There are many opportunities for accountants in the IRS, including as Internal Revenue Agents, who act as “proactive decision-maker[s], working side-by-side with customers, businesses, CFOs, CEOs and the legal and financial communities” and counseling them on tax-related forms, laws, and disclosures. Another potential career choice is that of a Tax Specialist, who provides technical, tax-related guidance and tax accounting consultation. You might also consider becoming a Tax Compliance Officer, who investigates individual and corporate taxpayer and provides legal and accounting advice, or a Tax Examiner, who is responsible for answering taxpayers’ questions about their tax returns and reviews the tax returns for accuracy and completeness (based on http://jobs.irs.gov/student/accounting-budget-finance.html).
Have you ever wondered how high-profile and everyday financial scams, such as money laundering, securities fraud, and other kinds of ‘white collar’ crime are exposed? That is the task of the forensic accountant. Forensic accountants do investigative work for the SEC—in the Division of Enforcement—for courts of law, and in private practice. They are often employed for bankruptcy and divorce cases, in addition to cases of fraud. They are responsible for analyzing financial statements, internal company documents, as well as other disclosures and information that wasn’t disclosed, in order to find fraudulent accounting and financial practices, and to provide evidence for use in legal investigations and trials.If you are intrigued by the idea of putting your accounting skills toward pursuing justice and want to make 1.5 times more than the average salary of all accountants while working fewer hours, consider forensic accounting (based on forensicaccounting.net).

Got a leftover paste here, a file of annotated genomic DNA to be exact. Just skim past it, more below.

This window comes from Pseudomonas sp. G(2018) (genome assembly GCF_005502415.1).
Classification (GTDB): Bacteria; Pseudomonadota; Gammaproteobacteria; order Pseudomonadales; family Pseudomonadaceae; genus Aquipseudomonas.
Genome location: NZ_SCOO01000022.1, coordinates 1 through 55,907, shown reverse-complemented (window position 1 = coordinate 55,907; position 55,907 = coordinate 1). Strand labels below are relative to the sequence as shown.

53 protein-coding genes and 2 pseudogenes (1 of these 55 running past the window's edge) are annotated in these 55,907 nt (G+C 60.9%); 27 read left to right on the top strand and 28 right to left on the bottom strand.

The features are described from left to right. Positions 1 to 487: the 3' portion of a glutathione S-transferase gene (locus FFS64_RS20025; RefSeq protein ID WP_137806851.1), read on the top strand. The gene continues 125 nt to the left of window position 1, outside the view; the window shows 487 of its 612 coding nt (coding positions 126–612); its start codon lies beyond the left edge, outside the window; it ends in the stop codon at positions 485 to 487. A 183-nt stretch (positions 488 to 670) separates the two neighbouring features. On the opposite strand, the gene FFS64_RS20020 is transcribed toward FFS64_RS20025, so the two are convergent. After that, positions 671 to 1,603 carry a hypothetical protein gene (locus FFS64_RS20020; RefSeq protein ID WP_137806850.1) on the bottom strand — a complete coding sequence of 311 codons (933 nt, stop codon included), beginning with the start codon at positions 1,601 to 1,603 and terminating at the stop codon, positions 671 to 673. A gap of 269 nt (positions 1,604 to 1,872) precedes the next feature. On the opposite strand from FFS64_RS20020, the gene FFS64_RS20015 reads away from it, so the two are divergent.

Although there is a career-specific certifications for cost accountants (CMA) and a few for forensic accountants, including Certified in Financial Forensics (CFF) and Certified Fraud Examiner (CFE), it is generally a good idea to become a CPA as well. Why is this? Passing the CPA exams shows employers that you are committed to the profession and that you have a wide knowledge of financial accounting, regulation, and auditing. Employers tend to reward those with CPA certification with a 10% salary increase, on average.
I hope readers find this article informative and that it acts as a springboard to discuss potential shift in focus in Syms and the Career Center from emphasizing mostly public accounting to educating and preparing students for careers in all fields of accounting. An accounting degree is a versatile one, and no student should feel that they are being pushed into one field without being introduced to and trained for other fields they might enjoy more.